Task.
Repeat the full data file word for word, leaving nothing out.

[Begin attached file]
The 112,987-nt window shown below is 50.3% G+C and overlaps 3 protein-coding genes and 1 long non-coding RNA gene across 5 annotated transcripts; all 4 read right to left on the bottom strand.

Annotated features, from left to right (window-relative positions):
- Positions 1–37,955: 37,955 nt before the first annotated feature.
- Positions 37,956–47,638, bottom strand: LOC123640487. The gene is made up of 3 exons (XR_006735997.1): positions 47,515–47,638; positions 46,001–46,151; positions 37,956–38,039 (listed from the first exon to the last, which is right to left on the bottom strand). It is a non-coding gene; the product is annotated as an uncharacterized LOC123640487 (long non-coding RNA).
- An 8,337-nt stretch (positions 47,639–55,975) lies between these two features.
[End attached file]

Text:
The 112,987-nt window shown below is 50.3% G+C and overlaps 3 protein-coding genes and 1 long non-coding RNA gene across 5 annotated transcripts; all 4 read right to left on the bottom strand.

Annotated features, from left to right (window-relative positions):
- Positions 1–37,955: 37,955 nt before the first annotated feature.
- Positions 37,956–47,638, bottom strand: LOC123640487. The gene is made up of 3 exons (XR_006735997.1): positions 47,515–47,638; positions 46,001–46,151; positions 37,956–38,039 (listed from the first exon to the last, which is right to left on the bottom strand). It is a non-coding gene; the product is annotated as an uncharacterized LOC123640487 (long non-coding RNA).
- An 8,337-nt stretch (positions 47,639–55,975) lies between these two features.